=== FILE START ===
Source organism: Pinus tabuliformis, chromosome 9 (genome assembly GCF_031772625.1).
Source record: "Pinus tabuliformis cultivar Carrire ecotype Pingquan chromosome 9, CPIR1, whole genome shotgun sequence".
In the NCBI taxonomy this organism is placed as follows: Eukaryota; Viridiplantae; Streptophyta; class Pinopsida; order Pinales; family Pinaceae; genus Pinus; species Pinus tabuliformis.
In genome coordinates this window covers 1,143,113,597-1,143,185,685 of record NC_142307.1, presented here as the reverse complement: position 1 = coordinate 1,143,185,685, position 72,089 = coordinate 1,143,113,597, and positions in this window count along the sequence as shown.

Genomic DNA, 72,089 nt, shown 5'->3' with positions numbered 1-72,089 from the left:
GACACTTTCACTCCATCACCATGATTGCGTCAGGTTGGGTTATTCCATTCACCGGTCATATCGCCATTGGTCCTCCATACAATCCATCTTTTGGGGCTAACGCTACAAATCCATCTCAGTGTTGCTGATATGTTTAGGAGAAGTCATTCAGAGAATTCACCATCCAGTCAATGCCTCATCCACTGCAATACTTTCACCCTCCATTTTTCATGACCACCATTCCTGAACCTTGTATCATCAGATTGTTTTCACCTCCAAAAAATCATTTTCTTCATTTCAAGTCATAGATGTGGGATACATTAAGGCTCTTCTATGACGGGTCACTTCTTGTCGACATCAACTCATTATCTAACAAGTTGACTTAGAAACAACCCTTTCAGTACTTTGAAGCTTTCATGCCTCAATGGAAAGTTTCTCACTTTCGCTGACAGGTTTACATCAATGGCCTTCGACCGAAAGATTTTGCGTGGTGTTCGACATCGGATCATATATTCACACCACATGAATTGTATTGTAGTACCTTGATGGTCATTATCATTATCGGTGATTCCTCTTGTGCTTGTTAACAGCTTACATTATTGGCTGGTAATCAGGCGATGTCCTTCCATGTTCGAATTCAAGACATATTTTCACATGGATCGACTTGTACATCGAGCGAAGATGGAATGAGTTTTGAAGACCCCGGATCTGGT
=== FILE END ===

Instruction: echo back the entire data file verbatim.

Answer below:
Source organism: Pinus tabuliformis, chromosome 9 (genome assembly GCF_031772625.1).
Source record: "Pinus tabuliformis cultivar Carrire ecotype Pingquan chromosome 9, CPIR1, whole genome shotgun sequence".
In the NCBI taxonomy this organism is placed as follows: Eukaryota; Viridiplantae; Streptophyta; class Pinopsida; order Pinales; family Pinaceae; genus Pinus; species Pinus tabuliformis.
In genome coordinates this window covers 1,143,113,597-1,143,185,685 of record NC_142307.1, presented here as the reverse complement: position 1 = coordinate 1,143,185,685, position 72,089 = coordinate 1,143,113,597, and positions in this window count along the sequence as shown.

Genomic DNA, 72,089 nt, shown 5'->3' with positions numbered 1-72,089 from the left:
GACACTTTCACTCCATCACCATGATTGCGTCAGGTTGGGTTATTCCATTCACCGGTCATATCGCCATTGGTCCTCCATACAATCCATCTTTTGGGGCTAACGCTACAAATCCATCTCAGTGTTGCTGATATGTTTAGGAGAAGTCATTCAGAGAATTCACCATCCAGTCAATGCCTCATCCACTGCAATACTTTCACCCTCCATTTTTCATGACCACCATTCCTGAACCTTGTATCATCAGATTGTTTTCACCTCCAAAAAATCATTTTCTTCATTTCAAGTCATAGATGTGGGATACATTAAGGCTCTTCTATGACGGGTCACTTCTTGTCGACATCAACTCATTATCTAACAAGTTGACTTAGAAACAACCCTTTCAGTACTTTGAAGCTTTCATGCCTCAATGGAAAGTTTCTCACTTTCGCTGACAGGTTTACATCAATGGCCTTCGACCGAAAGATTTTGCGTGGTGTTCGACATCGGATCATATATTCACACCACATGAATTGTATTGTAGTACCTTGATGGTCATTATCATTATCGGTGATTCCTCTTGTGCTTGTTAACAGCTTACATTATTGGCTGGTAATCAGGCGATGTCCTTCCATGTTCGAATTCAAGACATATTTTCACATGGATCGACTTGTACATCGAGCGAAGATGGAATGAGTTTTGAAGACCCCGGATCTGGT